Proportional recovery from impairment after stroke: why 70%? Event as iCalendar

(Seminars)

08 August 2017

4 - 5pm

Venue: Ground floor seminar room (G10)

Location: 70 Symonds St, Auckland Central

dr-cathy-stinear

 An ABI seminar by Dr Cathy Stinear, Associate Professor, Department of Medicine, University of Auckland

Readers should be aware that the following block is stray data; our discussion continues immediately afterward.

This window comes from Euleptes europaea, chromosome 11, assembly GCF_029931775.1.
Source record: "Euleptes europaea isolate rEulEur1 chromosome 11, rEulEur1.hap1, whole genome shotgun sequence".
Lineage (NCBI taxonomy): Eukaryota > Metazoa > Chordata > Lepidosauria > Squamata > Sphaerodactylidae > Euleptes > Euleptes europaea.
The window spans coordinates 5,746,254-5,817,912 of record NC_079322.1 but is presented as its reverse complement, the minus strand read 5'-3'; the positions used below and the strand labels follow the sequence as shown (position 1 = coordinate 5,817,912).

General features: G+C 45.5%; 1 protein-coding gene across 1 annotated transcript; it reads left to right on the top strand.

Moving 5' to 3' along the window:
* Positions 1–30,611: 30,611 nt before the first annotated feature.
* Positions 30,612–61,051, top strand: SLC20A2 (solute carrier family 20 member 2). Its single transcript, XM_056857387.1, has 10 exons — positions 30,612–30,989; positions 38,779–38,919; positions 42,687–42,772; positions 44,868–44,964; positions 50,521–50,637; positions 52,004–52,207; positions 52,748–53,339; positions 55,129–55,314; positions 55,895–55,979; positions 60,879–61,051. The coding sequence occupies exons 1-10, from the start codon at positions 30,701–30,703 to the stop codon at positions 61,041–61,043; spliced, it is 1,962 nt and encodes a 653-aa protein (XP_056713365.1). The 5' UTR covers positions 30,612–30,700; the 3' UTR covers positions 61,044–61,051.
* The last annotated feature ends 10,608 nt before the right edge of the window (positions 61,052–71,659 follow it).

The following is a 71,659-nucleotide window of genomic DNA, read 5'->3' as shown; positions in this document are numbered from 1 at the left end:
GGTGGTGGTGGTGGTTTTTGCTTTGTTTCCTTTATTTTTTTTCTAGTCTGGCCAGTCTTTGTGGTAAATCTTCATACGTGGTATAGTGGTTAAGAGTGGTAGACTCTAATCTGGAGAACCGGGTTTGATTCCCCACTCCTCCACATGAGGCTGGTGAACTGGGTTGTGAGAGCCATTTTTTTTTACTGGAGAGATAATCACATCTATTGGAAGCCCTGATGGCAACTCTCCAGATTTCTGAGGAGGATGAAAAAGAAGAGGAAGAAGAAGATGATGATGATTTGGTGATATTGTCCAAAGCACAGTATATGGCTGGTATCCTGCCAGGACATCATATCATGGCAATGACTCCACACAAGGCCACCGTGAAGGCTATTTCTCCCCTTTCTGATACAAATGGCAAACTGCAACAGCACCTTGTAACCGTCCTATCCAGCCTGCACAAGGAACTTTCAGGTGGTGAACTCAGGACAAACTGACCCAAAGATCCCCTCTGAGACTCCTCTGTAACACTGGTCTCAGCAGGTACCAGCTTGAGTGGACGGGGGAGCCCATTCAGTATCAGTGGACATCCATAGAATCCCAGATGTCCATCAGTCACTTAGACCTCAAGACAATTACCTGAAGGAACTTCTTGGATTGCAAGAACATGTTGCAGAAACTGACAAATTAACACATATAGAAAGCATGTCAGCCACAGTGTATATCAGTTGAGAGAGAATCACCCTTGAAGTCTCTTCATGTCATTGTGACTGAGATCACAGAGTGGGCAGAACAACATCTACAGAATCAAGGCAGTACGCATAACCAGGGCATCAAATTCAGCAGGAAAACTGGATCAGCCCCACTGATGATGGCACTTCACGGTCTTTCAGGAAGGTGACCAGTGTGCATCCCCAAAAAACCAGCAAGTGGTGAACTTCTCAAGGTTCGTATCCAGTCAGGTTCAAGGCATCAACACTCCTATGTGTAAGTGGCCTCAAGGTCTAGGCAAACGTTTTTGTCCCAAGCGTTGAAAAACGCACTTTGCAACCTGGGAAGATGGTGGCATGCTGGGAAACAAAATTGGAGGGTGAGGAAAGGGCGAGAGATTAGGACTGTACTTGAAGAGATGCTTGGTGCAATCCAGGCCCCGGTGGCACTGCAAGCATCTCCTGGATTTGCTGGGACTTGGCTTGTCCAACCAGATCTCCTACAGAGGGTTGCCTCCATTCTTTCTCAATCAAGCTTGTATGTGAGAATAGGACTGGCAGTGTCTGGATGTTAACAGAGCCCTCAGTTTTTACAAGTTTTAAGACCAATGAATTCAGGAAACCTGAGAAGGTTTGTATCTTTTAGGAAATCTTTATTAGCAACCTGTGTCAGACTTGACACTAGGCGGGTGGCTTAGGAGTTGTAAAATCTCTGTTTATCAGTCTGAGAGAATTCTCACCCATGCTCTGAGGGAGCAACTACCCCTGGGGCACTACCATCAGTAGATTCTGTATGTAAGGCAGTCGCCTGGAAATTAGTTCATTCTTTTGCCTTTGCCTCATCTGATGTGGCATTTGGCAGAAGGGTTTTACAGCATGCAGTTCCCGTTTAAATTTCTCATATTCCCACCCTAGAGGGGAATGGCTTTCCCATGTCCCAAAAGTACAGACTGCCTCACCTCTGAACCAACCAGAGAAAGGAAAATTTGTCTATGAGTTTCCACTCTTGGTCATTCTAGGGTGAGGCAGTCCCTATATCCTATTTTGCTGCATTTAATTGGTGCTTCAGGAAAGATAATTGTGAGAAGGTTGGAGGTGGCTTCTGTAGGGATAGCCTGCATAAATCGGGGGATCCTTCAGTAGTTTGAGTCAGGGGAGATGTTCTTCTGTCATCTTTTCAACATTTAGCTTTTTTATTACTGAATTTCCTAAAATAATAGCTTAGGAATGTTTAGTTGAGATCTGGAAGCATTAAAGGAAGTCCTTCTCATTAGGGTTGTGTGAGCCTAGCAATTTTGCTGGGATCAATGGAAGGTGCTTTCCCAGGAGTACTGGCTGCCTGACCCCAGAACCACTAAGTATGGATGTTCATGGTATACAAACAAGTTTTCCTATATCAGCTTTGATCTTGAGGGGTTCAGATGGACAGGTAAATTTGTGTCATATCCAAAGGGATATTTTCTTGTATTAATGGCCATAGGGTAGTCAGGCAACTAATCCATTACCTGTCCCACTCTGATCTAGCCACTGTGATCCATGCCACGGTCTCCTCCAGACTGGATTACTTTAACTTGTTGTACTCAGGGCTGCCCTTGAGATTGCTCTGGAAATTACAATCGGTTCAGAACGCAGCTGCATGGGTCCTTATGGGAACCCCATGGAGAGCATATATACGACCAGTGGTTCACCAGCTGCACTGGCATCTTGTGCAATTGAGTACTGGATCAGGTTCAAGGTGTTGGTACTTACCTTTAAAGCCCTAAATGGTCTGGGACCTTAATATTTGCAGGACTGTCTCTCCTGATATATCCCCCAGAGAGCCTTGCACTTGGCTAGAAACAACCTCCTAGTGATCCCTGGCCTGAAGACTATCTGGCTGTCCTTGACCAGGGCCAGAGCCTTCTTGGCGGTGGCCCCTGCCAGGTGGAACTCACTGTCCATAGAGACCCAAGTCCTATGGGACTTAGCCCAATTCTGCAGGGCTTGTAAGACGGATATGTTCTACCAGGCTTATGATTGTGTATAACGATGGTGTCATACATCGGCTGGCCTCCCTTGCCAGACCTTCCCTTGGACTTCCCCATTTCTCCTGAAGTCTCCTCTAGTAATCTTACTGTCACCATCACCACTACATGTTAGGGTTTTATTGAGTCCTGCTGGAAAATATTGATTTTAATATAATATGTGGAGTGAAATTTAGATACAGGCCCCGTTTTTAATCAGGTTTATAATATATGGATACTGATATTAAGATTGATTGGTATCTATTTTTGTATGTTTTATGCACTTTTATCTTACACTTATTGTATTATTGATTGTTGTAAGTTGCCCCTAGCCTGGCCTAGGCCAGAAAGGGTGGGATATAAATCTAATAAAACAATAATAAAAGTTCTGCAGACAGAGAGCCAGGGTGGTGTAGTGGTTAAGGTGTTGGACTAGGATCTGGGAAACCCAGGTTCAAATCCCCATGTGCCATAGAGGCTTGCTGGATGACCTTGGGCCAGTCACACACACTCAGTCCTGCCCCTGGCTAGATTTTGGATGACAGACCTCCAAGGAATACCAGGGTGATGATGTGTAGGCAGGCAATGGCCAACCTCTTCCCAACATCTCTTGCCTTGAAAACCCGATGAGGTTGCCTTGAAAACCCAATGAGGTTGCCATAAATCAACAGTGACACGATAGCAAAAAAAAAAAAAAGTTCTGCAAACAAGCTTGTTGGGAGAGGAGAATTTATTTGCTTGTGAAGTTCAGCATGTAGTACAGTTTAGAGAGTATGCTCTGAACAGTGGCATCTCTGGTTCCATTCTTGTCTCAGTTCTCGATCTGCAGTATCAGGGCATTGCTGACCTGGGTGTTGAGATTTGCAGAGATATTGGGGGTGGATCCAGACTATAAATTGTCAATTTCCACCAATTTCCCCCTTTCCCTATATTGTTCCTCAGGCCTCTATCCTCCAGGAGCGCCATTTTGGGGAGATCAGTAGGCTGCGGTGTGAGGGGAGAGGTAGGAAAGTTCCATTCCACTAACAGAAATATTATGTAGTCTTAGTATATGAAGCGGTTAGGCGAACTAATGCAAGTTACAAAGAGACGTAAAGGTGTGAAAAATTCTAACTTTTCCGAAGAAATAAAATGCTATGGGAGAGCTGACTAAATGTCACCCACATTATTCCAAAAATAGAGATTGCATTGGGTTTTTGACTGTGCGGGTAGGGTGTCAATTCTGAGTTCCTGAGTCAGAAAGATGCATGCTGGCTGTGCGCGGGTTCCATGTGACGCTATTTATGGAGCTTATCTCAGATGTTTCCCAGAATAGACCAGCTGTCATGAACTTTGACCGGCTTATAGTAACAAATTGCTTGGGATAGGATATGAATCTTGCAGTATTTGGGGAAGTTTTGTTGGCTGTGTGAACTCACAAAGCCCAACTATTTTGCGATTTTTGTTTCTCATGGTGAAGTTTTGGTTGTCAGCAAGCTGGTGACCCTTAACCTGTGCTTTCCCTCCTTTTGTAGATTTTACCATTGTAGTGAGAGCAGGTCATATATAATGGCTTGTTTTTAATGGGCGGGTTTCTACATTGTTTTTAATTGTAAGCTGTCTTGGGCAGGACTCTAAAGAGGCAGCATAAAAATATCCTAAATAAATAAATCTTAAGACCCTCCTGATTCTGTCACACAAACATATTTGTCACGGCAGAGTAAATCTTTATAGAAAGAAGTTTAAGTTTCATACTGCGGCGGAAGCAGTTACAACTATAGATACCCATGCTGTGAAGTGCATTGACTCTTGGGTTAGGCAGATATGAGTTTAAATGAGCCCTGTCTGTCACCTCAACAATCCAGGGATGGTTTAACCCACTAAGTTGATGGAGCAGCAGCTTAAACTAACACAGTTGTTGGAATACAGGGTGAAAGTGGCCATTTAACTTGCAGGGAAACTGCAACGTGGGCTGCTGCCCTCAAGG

Stroke is a leading cause of adult disability, affecting 6,000 New Zealanders and 15 million people worldwide each year. Motor impairment is common after stroke, affecting around 80% of patients. Recovery of movement is crucial to regaining independence. Spontaneous biological recovery takes place in the initial days and weeks after stroke, and remarkably this results in most patients recovering about 70% of the available improvement in motor impairment in both the upper and lower limb. This is known as proportional recovery, or the 70% rule, which holds true for the majority of patients across all ages and genders, and in countries with different rehabilitation services. The mechanisms underlying proportional recovery are unclear. We discovered that proportional recovery from upper limb impairment is unaffected by therapy dose, and depends on having a functional corticomotor pathway that can still convey motor commands from the brain to the spinal cord. This is evident by the presence of motor evoked potentials in response to transcranial magnetic stimulation (MEP+). Patients who are MEP+ follow the 70% rule, while MEP- patients do not. We also discovered that recovery from lower limb impairment is proportional (about 70%) and unaffected by therapy dose. Why doesn’t therapy interact with the neurobiological mechanisms of recovery from impairment? And why does impairment recover by around 70%, and not some other number? This seminar will discuss what we know so far, and invite your discussion of possible mechanisms and ways to measure them.